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When he had thoroughly recovered himself
and had joined me on the beach, his warm
Southern nature broke through all artificial
English restraints, in a moment. He
overwhelmed me with the wildest expressions of
affectionexclaimed passionately, in his
exaggerated Italian way, that he would hold his
life, henceforth, at my disposaland declared
that he should never be happy again, until he
had found an opportunity of proving his gratitude
by rendering me some service which I
might remember, on my side, to the end of my
days. I did my best to stop the torrent of his
tears and protestations, by persisting in treating
the whole adventure as a good subject for
a joke; and succeeded at last, as I imagined, in
lessening Pesca's overwhelming sense of obligation
to me. Little did I think thenlittle did
I think afterwards when our pleasant Brighton
holiday had drawn to an endthat the
opportunity of serving me for which my grateful
companion so ardently longed, was soon to come;
that he was eagerly to seize it on the instant;
and that, by so doing, he was to turn the whole
current of my existence into a new channel, and
to alter me to myself almost past recognition.

Yet, so it was. If I had not dived for
Professor Pesca, when he lay under water on his
shingle bed, I should, in all human probability,
never have been connected with the story which
these pages will relateI should never, perhaps,
have heard even the name of the woman, who
has lived in all my thoughts, who has possessed
herself of all my energies, who has become the
one guiding influence that now directs the
purpose of my life.

II.

PESCA'S face and manner, on the evening
when we confronted each other at my mother's
gate, were more than sufficient to inform me
that something extraordinary had happened. It
was quite useless, however, to ask him for an
immediate explanation. I could only conjecture,
while he was dragging me in by both hands,
that (knowing my habits) he had come to the
cottage to make sure of meeting me that night,
and that he had some news to tell of an unusually
agreeable kind.

We both bounced into the parlour in a highly
abrupt and undignified manner. My mother
sat by the open window, laughing and fanning
herself. Pesca was one of her especial favourites;
and his wildest eccentricities were always
pardonable in her eyes. Poor dear soul! from
the first moment when she found out that the
little Professor was deeply and gratefully
attached to her son, she opened her heart to him
unreservedly, and took all his puzzling foreign
peculiarities for granted, without so much as
attempting to understand any one of them.

My sister Sarah, with all the advantages of
youth, was, strangely enough, less pliable. She
did full justice to Pesca's excellent qualities of
heart; but she could not accept him implicitly,
as my mother accepted him, for my sake. Her
insular notions of propriety rose in perpetual
revolt against Pesca's constitutional contempt
for appearances; and she was always more or
less undisguisedly astonished at her mother's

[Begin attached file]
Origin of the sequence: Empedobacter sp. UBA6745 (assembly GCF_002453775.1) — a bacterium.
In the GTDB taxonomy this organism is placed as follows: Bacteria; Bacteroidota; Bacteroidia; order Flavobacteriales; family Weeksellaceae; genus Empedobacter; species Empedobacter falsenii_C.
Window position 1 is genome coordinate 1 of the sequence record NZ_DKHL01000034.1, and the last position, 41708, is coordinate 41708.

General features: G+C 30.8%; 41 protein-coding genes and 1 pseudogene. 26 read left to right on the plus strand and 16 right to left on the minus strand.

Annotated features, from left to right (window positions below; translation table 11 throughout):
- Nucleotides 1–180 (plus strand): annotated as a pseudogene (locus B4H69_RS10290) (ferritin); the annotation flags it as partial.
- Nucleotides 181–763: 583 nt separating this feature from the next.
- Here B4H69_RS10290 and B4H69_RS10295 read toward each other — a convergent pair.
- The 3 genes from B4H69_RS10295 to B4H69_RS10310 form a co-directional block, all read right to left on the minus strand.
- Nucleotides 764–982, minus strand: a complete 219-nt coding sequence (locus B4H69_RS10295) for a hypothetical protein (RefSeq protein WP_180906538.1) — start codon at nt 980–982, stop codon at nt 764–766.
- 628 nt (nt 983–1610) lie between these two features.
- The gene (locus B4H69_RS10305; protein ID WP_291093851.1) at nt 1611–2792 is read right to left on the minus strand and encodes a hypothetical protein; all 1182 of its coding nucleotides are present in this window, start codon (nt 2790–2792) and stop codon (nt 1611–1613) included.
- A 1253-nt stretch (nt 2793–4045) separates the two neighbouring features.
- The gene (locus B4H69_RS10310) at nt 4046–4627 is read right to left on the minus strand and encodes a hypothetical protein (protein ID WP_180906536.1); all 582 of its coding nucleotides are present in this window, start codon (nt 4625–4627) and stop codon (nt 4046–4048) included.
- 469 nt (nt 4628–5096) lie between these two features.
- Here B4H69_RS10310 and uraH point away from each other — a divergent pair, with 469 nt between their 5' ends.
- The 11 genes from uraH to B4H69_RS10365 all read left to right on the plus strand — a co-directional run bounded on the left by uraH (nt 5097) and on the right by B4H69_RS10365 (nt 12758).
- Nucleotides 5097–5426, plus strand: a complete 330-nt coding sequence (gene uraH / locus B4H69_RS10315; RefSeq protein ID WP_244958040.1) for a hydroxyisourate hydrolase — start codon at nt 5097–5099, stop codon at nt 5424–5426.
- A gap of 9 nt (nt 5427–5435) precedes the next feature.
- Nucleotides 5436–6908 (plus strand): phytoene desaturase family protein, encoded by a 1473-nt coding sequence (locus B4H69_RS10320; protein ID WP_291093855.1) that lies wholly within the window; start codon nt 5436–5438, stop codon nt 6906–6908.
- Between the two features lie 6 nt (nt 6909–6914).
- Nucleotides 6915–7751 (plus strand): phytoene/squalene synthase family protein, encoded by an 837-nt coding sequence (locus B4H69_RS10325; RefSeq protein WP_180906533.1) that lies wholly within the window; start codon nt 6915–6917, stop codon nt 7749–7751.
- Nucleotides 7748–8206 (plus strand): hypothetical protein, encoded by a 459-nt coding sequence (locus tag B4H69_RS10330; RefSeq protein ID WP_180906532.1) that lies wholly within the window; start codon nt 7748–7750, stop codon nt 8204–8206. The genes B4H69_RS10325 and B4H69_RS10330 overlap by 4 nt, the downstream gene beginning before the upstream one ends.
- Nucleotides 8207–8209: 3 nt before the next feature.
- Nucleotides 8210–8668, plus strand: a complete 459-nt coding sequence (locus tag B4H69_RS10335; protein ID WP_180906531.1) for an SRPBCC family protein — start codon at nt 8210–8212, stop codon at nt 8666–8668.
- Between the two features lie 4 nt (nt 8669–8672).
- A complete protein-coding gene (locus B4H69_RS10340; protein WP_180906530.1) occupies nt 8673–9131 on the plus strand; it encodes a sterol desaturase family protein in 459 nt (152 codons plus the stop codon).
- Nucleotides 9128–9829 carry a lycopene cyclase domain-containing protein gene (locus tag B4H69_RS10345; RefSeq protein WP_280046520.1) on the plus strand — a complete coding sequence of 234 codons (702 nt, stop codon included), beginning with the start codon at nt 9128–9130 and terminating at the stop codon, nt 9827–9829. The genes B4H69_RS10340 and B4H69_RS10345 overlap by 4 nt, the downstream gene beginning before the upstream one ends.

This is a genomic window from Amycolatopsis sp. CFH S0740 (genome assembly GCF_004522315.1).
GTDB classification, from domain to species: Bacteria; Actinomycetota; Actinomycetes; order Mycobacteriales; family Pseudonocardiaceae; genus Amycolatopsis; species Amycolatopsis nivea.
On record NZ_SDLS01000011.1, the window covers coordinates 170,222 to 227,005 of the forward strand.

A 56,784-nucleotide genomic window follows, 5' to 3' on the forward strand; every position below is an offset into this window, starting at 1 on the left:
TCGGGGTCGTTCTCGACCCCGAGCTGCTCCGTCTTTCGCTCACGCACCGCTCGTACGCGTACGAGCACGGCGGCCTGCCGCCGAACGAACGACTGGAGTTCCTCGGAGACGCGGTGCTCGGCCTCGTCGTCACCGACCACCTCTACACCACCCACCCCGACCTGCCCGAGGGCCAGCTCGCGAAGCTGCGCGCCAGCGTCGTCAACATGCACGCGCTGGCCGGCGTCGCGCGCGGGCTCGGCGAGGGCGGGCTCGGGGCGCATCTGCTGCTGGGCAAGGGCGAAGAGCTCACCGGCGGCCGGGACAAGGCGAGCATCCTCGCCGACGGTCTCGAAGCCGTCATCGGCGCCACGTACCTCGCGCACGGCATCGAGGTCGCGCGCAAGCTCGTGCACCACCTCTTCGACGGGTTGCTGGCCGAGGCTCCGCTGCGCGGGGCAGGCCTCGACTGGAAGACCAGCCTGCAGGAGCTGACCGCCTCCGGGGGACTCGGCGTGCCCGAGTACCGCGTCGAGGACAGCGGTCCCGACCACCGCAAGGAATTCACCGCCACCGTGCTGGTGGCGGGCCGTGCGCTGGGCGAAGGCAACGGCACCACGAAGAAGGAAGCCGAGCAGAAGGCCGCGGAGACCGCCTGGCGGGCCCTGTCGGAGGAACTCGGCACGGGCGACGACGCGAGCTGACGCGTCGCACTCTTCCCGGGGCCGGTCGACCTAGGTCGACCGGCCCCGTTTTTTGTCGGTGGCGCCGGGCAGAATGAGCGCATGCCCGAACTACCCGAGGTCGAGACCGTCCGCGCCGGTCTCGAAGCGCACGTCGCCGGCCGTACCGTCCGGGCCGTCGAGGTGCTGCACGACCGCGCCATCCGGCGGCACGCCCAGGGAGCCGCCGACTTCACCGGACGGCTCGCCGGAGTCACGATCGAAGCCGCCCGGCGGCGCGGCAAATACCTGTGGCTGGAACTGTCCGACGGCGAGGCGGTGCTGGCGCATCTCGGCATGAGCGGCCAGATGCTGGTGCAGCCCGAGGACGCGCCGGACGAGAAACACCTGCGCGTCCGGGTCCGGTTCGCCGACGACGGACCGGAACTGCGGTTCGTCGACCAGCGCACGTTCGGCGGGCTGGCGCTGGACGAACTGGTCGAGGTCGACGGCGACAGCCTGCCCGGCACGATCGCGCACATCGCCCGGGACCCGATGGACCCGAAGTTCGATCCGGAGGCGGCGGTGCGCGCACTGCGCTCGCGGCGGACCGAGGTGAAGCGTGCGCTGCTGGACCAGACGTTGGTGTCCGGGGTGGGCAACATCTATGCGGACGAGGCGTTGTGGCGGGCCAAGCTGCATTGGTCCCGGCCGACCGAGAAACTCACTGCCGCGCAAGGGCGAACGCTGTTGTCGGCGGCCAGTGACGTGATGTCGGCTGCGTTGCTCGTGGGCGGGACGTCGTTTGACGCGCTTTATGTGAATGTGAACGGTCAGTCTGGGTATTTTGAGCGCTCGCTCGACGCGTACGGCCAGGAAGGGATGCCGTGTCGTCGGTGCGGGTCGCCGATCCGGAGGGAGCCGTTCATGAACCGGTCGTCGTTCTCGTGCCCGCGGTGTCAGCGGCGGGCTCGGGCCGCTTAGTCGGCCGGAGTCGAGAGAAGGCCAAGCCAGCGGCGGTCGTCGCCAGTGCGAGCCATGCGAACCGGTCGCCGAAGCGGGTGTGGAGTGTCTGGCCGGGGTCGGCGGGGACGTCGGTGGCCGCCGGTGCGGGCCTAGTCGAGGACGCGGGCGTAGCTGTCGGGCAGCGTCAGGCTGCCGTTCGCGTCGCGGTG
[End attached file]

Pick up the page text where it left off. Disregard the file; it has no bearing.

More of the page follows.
familiarity with the eccentric little foreigner.
I have observed, not only in my sister's case,
but in the instances of others, that we of the
young generation are nothing like so hearty and
so impulsive as some of our elders. I constantly
see old people flushed and excited by the
prospect of some anticipated pleasure which
altogether fails to ruffle the tranquillity of their
serene grandchildren. Are we, I wonder, quite
such genuine boys and girls now as our seniors
were, in their time? Has the great advance in
education taken rather too long a stride; and
are we, in these modern days, just the least
trifle in the world too well brought up?

Without attempting to answer those questions
decisively, I may at least record that I never
saw my mother and my sister together in Pesca's
society, without finding my mother much the
younger woman of the two. On this occasion,
for example, while the old lady was laughing
heartily over the boyish manner in which we
tumbled into the parlour, Sarah was perturbedly
picking up the broken pieces of a teacup, which
the Professor had knocked off the table in his
precipitate advance to meet me at the door.

"I don't know what would have happened,
Walter," said my mother, "if you had delayed
much longer. Pesca has been half-mad with
impatience; and I have been half-mad with
curiosity. The Professor has brought some
wonderful news with him, in which he says you
are concerned; and he has cruelly refused to
give us the smallest hint of it till his friend
Walter appeared."

"Very provoking: it spoils the Set,"
murmured Sarah to herself, mournfully absorbed
over the ruins of the broken cup.

While these words were being spoken, Pesca,
happily and fussily unconscious of the irreparable
wrong which the crockery had suffered at
his hands, was dragging a large arm-chair to the
opposite end of the room, so as to command us
all three, in the character of a public speaker
addressing an audience. Having turned the
chair with its back towards us, he jumped into
it on his knees, and excitably addressed his small
congregation of three from an impromptu
pulpit.

"Now, my good dears," began Pesca (who
always said "good dears," when he meant
"worthy friends"), "listen to me. The time
has comeI recite my good newsI speak at
last."

"Hear, hear!" said my mother, humouring
the joke.

"The next thing he will break, mamma,"
whispered Sarah, "will be the back of the
best arm-chair."

"I go back into my life, and I address myself
to the noblest of created beings," continued
Pesca, vehemently apostrophising my unworthy
self, over the top rail of the chair. "Who found
me dead at the bottom of the sea (through Cramp);
and who pulled me up to the top; and what did I

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